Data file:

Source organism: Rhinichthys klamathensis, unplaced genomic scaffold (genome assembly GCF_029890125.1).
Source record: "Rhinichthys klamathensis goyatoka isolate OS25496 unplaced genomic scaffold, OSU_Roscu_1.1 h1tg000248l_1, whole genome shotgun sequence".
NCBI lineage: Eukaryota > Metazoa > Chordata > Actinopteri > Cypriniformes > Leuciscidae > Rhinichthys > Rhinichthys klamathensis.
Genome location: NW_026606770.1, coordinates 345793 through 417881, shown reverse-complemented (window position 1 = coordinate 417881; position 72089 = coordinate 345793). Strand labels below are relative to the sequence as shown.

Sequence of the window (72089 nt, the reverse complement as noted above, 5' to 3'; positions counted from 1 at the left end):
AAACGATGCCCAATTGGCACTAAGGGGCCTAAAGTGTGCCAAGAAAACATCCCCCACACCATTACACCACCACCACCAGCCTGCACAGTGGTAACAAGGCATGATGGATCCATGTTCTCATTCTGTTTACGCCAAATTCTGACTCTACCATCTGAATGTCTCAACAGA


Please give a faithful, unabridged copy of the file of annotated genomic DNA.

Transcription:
Source organism: Rhinichthys klamathensis, unplaced genomic scaffold (genome assembly GCF_029890125.1).
Source record: "Rhinichthys klamathensis goyatoka isolate OS25496 unplaced genomic scaffold, OSU_Roscu_1.1 h1tg000248l_1, whole genome shotgun sequence".
NCBI lineage: Eukaryota > Metazoa > Chordata > Actinopteri > Cypriniformes > Leuciscidae > Rhinichthys > Rhinichthys klamathensis.
Genome location: NW_026606770.1, coordinates 345793 through 417881, shown reverse-complemented (window position 1 = coordinate 417881; position 72089 = coordinate 345793). Strand labels below are relative to the sequence as shown.

Sequence of the window (72089 nt, the reverse complement as noted above, 5' to 3'; positions counted from 1 at the left end):
AAACGATGCCCAATTGGCACTAAGGGGCCTAAAGTGTGCCAAGAAAACATCCCCCACACCATTACACCACCACCACCAGCCTGCACAGTGGTAACAAGGCATGATGGATCCATGTTCTCATTCTGTTTACGCCAAATTCTGACTCTACCATCTGAATGTCTCAACAGA